Baristas and burritos: How Circle K is prepping for fuel's decline
The forecourt retailer says more than 50% of transactions are now non-fuel purchases.
FORECASTING THAT 2025 will be the “tipping point” of electric cars, service station operator Circle K is betting on baristas and burritos to shore up its future revenues.
Paul Doggett, head of category management at Circle K Ireland – which rebranded from Topaz this year – said the company is looking to create new reasons for people to visit forecourts.
“Being a fuel retailer, obviously one of the biggest challenges we have is electric vehicles … But it’s also where we would see a big opportunity for us to be able to develop food as an alternative reason to visit our sites,” he told Fora.
Doggett said that more than half of all transactions at Circle K are non-fuel purchases, and that coffee in particular is a “significant” revenue generator.
As part of its efforts to re-imagine the business, Circle K has started replacing self-service coffee machines with full barista services, which are currently offered at 23 of the company’s 160 sites.
Doggett acknowledged that the shift away from fuel won’t be seamless, noting that the company will “have to sell a lot of cups of coffee to make up for one tank of petrol”.
“If you’re filling up your car, you’ll be spending somewhere between €20 and €50, but if you’re just buying a bar or chocolate or a sandwich you’re paying €1 to €4,” he said.
However, he insisted that ancillaries will ultimately be more profitable than the “very low-margin” business of supplying fuel.
At the end of 2015, then Denis O’Brien-owned service station chain Topaz was purchased by Canadian convenience retail group Alimentation Couche-Tard, which operates the Circle K brand.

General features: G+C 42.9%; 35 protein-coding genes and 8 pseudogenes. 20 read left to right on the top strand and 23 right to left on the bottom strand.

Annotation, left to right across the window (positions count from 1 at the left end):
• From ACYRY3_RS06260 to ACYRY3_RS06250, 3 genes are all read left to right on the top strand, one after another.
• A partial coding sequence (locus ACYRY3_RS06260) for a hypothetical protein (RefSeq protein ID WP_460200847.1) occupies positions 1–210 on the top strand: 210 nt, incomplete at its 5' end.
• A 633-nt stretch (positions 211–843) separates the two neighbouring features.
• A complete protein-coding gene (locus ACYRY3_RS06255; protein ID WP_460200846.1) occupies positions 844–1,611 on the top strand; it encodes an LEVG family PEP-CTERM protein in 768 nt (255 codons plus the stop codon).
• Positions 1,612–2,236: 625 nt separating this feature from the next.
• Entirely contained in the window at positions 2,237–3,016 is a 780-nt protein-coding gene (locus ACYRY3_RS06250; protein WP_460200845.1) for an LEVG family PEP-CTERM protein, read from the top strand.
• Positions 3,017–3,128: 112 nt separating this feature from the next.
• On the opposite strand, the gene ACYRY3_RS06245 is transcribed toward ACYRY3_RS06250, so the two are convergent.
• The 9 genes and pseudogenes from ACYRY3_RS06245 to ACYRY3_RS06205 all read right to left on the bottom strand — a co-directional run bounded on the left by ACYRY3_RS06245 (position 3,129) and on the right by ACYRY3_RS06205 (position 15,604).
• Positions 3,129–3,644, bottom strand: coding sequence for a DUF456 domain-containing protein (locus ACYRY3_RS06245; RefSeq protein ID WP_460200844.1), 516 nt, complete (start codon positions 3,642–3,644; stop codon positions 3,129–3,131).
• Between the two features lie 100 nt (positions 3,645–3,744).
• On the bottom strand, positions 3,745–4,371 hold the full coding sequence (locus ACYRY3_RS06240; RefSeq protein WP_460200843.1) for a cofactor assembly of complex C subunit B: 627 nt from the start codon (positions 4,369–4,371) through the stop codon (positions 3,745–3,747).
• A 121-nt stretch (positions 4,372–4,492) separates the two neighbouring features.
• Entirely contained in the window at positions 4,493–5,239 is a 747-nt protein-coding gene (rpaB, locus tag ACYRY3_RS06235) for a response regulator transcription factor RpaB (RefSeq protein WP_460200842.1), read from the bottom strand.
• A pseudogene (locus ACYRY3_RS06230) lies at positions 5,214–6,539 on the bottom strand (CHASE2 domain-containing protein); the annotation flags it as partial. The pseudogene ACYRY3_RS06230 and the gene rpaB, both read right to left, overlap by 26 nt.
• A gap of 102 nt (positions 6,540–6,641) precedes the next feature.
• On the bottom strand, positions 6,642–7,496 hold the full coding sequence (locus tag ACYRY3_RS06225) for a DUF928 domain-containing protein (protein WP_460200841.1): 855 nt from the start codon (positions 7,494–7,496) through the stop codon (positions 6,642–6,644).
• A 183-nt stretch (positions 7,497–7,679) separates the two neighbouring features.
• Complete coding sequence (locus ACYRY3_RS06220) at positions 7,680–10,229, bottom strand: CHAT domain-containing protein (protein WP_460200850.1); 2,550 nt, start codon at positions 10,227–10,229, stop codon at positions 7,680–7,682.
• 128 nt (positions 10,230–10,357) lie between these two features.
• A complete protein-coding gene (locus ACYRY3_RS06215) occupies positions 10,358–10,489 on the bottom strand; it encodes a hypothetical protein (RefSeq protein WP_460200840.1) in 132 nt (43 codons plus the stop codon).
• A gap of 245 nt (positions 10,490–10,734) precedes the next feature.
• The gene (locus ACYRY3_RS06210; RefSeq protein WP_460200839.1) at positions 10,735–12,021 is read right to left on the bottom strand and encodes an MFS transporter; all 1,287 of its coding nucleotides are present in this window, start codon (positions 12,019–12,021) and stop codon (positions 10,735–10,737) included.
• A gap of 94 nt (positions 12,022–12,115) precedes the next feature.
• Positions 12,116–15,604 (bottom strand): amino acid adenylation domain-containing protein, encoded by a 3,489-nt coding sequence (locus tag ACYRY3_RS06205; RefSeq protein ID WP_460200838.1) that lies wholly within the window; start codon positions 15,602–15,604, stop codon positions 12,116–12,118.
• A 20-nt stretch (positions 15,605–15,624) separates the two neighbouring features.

The company has more than 7,800 sites in North America and 2,600 in nine European countries and posted revenues of more than $13 billion last year.
It started rebranding existing forecourt sites in Ireland earlier this year at a cost of €20 million, and announced that it would invest €35 million to build new sites.
There are currently 160 company-owned Circle K outlets across the country as well as 275 dealers.
Although the company has a large international presence, Doggett said that other markets “wouldn’t be as advanced” as Ireland when it comes to the food side of the business.
Part of this is because Topaz already had a significant deli offering when it was taken over by the Canadian group.
One of Circle K’s newer food projects, a quick-service Mexican restaurant called Cantina, was first developed in Ireland in 2016 and has since been exported to Norway and will be rolled out in other markets in the future.
In Ireland, the concept is only available at six locations, but Doggett said there are plans to add three more in the new year.
Although fuel providers Applegreen and Maxol are immediate rivals of Circle K, Doggett said the company is increasingly pitting itself against traditional convenience stores and grocers.
“If you look at where our sites are positioned, there are more in urban areas and so from an accessibility point of view, people are able to call in if they’re walking, cycling, commuting on public transport,” he added.
While Applegreen has expanded its food offering in recent years by introducing third-parties like Costa Coffee, Burger King and Subway, Doggett said that’s not a route Circle K is planning to go down.
“Our primary objective is to develop our own brands and our own food concepts. That continues to be our strategy and that’s not going to change any time soon,” he said.
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